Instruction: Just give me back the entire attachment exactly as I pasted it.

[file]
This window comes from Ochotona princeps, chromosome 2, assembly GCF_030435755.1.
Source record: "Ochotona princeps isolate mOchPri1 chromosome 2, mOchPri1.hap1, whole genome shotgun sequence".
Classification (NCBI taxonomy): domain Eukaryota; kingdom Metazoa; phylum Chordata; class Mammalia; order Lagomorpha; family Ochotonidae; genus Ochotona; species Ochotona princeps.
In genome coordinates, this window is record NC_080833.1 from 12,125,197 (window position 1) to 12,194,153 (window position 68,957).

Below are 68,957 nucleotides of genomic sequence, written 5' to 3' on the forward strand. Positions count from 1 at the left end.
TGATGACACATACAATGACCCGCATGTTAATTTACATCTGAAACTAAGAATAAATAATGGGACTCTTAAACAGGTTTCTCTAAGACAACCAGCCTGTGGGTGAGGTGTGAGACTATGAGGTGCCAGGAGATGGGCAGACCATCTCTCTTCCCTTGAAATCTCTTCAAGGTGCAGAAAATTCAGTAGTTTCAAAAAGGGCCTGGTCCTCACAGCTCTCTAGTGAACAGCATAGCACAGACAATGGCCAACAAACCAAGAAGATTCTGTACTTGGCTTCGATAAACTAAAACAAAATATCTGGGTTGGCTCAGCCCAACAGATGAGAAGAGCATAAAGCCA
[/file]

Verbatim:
This window comes from Ochotona princeps, chromosome 2, assembly GCF_030435755.1.
Source record: "Ochotona princeps isolate mOchPri1 chromosome 2, mOchPri1.hap1, whole genome shotgun sequence".
Classification (NCBI taxonomy): domain Eukaryota; kingdom Metazoa; phylum Chordata; class Mammalia; order Lagomorpha; family Ochotonidae; genus Ochotona; species Ochotona princeps.
In genome coordinates, this window is record NC_080833.1 from 12,125,197 (window position 1) to 12,194,153 (window position 68,957).

Below are 68,957 nucleotides of genomic sequence, written 5' to 3' on the forward strand. Positions count from 1 at the left end.
TGATGACACATACAATGACCCGCATGTTAATTTACATCTGAAACTAAGAATAAATAATGGGACTCTTAAACAGGTTTCTCTAAGACAACCAGCCTGTGGGTGAGGTGTGAGACTATGAGGTGCCAGGAGATGGGCAGACCATCTCTCTTCCCTTGAAATCTCTTCAAGGTGCAGAAAATTCAGTAGTTTCAAAAAGGGCCTGGTCCTCACAGCTCTCTAGTGAACAGCATAGCACAGACAATGGCCAACAAACCAAGAAGATTCTGTACTTGGCTTCGATAAACTAAAACAAAATATCTGGGTTGGCTCAGCCCAACAGATGAGAAGAGCATAAAGCCA